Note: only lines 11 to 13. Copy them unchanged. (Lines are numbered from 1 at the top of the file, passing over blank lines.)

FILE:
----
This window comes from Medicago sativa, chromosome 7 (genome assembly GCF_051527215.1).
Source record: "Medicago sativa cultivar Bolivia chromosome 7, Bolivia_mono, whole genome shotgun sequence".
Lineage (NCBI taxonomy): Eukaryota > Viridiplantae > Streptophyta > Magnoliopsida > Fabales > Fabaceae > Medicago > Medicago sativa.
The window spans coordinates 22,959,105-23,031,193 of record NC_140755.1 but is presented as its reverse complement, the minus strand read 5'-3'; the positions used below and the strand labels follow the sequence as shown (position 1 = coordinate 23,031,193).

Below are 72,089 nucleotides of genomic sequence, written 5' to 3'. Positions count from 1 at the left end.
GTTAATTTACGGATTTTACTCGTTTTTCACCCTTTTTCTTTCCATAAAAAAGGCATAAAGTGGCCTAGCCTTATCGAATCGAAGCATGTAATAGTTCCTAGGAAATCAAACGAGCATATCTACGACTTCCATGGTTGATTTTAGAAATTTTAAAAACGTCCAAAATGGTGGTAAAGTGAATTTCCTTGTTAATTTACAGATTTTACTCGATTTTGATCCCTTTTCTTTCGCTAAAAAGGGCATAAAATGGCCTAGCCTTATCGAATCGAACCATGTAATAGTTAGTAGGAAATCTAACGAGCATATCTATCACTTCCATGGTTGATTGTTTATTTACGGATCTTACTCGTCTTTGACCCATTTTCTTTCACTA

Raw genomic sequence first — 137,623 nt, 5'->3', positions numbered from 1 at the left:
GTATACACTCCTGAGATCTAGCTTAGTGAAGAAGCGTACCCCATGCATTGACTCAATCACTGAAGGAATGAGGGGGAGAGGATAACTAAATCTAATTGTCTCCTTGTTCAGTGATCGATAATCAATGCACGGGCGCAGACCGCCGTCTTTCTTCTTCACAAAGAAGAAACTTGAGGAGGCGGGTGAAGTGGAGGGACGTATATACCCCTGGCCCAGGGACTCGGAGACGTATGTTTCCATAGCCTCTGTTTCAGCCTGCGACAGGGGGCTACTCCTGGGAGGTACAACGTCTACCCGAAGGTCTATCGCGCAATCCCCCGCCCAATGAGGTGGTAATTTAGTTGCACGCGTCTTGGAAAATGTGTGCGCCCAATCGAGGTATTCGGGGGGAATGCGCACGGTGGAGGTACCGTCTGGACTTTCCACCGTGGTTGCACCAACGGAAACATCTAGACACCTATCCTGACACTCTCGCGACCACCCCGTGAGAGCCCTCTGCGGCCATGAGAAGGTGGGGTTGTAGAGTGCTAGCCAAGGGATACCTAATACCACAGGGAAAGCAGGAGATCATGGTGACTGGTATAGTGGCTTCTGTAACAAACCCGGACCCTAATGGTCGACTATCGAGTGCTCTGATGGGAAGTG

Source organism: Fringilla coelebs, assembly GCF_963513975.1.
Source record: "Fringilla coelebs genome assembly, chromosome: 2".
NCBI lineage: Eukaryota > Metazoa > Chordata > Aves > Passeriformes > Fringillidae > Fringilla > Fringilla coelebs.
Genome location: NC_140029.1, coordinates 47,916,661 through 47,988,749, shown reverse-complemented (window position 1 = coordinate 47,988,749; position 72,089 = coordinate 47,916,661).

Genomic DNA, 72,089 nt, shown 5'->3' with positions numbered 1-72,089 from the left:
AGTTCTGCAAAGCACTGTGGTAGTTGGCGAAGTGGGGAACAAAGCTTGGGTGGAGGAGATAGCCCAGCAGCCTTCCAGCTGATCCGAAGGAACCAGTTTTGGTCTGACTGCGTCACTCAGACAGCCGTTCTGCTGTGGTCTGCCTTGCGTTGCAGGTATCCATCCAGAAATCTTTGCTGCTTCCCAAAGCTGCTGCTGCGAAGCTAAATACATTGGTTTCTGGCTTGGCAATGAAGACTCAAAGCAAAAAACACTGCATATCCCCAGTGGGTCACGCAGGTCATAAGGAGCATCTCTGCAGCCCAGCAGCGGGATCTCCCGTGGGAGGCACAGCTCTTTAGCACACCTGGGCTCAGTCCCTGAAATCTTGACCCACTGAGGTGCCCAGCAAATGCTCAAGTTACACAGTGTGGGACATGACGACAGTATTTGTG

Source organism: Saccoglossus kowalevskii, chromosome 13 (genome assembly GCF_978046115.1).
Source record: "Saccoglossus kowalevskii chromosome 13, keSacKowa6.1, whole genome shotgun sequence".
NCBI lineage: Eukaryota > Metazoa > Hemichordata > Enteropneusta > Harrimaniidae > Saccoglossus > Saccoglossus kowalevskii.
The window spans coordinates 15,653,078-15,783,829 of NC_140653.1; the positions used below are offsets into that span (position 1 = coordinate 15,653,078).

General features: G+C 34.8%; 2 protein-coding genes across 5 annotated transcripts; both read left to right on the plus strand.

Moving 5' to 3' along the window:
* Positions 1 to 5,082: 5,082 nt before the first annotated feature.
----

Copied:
NCBI lineage: Eukaryota > Metazoa > Chordata > Aves > Passeriformes > Fringillidae > Fringilla > Fringilla coelebs.
Genome location: NC_140029.1, coordinates 47,916,661 through 47,988,749, shown reverse-complemented (window position 1 = coordinate 47,988,749; position 72,089 = coordinate 47,916,661).

Genomic DNA, 72,089 nt, shown 5'->3' with positions numbered 1-72,089 from the left: